Alexander the Great’s Long-Lost City Uncovered by Archaeologists Using Drone Technology

An ancient fortress city founded by Alexander the Great and believed lost to history for 2,000 years has been rediscovered by archaeologists who used drones to verify declassified spy photos showing the location.

The team from London’s British Museum first thought they might have located the city in modern-day Iraq while studying military satellite imaging from the 1960s. The U.S. government documents were declassified in 1996, The Times of London reported.

Related: Ancient Greece: Massive tomb holding treasure and mysterious 3,400-year-old body uncovered

The team of British and Iraqi excavators confirmed the location of the city by flying a drone equipped with a camera over the site. The processed images showed the outlines of a sizable rectangular building hidden beneath fields.

Internal security problems in Iraq made an archaeological dig impossible. Gaining access to the country while it remained under the dictatorship of Saddam Hussein and following the U.S.-led invasion of the country in 2003 was out of the question. It was not until recent years that excavators could conduct their work in safety.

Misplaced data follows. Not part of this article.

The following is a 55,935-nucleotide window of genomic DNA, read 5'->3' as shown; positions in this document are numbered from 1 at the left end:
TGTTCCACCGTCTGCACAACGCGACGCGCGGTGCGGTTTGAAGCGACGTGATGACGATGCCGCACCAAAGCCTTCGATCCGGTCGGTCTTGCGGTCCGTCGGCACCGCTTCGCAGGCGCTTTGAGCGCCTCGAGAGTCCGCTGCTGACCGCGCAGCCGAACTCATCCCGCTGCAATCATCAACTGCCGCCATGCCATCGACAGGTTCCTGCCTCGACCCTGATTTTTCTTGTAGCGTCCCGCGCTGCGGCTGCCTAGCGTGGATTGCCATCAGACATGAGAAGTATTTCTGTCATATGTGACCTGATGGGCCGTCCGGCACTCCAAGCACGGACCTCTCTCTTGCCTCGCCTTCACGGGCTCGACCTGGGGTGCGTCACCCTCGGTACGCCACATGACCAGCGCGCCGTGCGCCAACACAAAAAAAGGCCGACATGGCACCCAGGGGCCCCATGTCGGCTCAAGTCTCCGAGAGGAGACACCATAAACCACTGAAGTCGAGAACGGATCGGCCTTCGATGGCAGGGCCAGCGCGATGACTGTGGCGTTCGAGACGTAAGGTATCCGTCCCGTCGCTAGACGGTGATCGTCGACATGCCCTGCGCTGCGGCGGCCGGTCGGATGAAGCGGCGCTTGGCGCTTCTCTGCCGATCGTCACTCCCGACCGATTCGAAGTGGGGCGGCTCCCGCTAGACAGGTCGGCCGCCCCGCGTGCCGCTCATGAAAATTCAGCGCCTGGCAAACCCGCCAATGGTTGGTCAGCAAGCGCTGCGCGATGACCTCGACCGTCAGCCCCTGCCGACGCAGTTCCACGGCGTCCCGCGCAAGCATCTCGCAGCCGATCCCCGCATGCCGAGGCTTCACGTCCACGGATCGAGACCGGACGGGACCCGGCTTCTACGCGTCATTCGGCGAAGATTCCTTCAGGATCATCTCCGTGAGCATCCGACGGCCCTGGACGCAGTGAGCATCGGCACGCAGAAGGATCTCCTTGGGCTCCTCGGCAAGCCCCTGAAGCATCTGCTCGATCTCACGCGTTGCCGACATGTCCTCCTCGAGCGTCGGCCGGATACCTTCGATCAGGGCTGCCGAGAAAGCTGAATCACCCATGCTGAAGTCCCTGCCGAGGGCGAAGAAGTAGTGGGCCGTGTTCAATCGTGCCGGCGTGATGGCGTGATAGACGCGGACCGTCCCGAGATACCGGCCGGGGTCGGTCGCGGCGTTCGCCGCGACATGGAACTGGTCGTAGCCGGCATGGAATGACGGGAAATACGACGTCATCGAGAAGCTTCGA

The most intact artifacts uncovered by the team included a pair of statues: One depicted Persephone, the daughter of Demeter, the goddess of the harvest, and the other Adonis, a symbol of fertility. Archaeologists used drones to verify declassified spy photos showing the location. British Museum

The site has been used by the British team as part of a U.K.-funded program to train Iraqis working on the restoration of sites destroyed or vandalized by the Islamic State militant group, or ISIS.

The fortified settlement in northern Iraq, Qalatga Darband, was known for its wine trade and was likely built on the route by Alexander of Macedon—Alexander the Great—as he pursued the Persian ruler Darius III across eastern Asia in the fourth century B.C.

The archaeologist in charge of the project, John MacGinnis,…

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